Kelly Reynolds is Principal at Falken Reynolds, a Vancouver-based interior design practice founded by work and life partners Reynolds and Chad Falkenberg in 2010. Centered on private residences and designing with a global view and personal approach, the practice’s authentic, contemporary spaces are shaped by the lives of their clients. Falken Reynolds designs environments with a quiet confidence, a balance of modern and warmth, richness and restraint, sophistication and levity, and intention and surprise. Clean lines, craftsmanship, and considered details are the practice’s hallmarks.
Kelly saw the world as a sailor in the Royal Canadian Navy and as an officer with the Vancouver Police Department, admiring architecture along the way, before he started design school at the British Columbia Institute of Technology. Global exploration inspires Falken Reynolds’ work, and the duo spends time in various cities and villages. They research how different cultures influence the way people live. This curiosity of culture guides their client discovery process as well, as they disavow prescription solutions. Their projects are diverse, intimate, and authentic.
Today, Kelly Reynolds joins us for Friday Five!
1. My Bike
Road Cycling gives my mind time to refresh and still focus on the task – it’s hard to drift off when I’m on the bike. From grinding it out on the way up a mountain (and the exhilaration of racing back down) to the utter exhaustion at the end of a long ride.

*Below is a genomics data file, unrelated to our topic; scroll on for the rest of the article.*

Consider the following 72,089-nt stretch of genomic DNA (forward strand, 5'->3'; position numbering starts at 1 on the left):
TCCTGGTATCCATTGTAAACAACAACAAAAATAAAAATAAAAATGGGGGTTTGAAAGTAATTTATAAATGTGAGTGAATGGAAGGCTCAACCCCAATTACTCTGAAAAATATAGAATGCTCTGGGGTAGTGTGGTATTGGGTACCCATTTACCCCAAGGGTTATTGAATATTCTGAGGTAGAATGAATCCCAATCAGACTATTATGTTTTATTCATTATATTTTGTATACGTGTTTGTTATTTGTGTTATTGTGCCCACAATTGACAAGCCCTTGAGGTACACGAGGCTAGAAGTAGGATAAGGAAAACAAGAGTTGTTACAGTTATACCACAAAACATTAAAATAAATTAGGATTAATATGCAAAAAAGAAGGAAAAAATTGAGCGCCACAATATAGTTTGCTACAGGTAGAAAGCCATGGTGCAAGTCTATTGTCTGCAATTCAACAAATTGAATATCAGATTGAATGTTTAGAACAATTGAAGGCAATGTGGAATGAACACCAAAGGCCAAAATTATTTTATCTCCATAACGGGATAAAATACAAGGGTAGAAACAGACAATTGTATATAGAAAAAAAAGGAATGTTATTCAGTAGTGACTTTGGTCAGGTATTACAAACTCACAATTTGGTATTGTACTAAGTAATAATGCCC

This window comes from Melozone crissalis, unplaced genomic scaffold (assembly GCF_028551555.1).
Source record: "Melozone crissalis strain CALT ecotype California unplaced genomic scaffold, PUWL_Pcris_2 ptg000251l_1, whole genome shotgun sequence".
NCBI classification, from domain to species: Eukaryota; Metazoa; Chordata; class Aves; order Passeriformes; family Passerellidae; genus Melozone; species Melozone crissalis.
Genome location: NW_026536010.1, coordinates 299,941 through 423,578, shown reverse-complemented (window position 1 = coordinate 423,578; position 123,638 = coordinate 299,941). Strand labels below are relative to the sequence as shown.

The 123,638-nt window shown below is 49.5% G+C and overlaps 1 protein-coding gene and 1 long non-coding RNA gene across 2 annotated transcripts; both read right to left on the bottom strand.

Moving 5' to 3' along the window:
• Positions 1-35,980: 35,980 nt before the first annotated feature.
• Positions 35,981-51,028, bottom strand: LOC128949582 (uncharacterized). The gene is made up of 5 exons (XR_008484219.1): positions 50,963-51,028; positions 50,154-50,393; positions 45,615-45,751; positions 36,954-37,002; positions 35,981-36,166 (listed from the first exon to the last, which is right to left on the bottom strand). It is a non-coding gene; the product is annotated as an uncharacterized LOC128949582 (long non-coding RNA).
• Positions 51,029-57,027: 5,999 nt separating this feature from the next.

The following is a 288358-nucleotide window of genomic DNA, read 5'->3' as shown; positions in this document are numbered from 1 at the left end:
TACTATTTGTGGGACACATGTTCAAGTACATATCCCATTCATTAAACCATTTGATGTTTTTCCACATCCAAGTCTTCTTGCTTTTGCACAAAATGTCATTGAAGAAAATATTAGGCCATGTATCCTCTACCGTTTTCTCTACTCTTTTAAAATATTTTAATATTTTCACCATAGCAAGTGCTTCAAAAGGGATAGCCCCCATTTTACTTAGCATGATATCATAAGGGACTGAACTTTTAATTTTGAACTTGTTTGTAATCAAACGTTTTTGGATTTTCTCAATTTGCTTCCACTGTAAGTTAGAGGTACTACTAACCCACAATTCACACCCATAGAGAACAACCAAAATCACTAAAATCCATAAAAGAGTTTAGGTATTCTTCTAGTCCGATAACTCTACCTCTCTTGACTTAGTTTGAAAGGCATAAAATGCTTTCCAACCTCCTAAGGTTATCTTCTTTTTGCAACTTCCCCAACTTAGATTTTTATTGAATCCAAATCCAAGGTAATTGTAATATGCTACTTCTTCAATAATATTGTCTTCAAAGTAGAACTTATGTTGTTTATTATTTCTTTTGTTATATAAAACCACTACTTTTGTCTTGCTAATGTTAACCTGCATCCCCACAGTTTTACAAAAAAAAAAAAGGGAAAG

Local or international, exploring, I love discovering, meeting the people, and learning the history that makes up different places. My favorite location to date is the Maliau Basin Conservation Area where I completed a multi-day trek in the oldest rainforest on earth.
It’s soft, course, light, heavy, and renewable. And sheep are cute.
4. British Columbia
My home province on the West Coast of Canada, it has varied climates and incredible views. An outdoor paradise, when the weather co-operates, with abundant green energy.
My secret new obsession is beautifully photographed cookbooks. Jane Hornby’s What to Cook and How to Cook It is a staple, and I’m just digging into Catherine and John Pawson’s Home Farm Cooking. I love that I get to use my hands to create something that my partner, friends, and family (soon again) get to enjoy.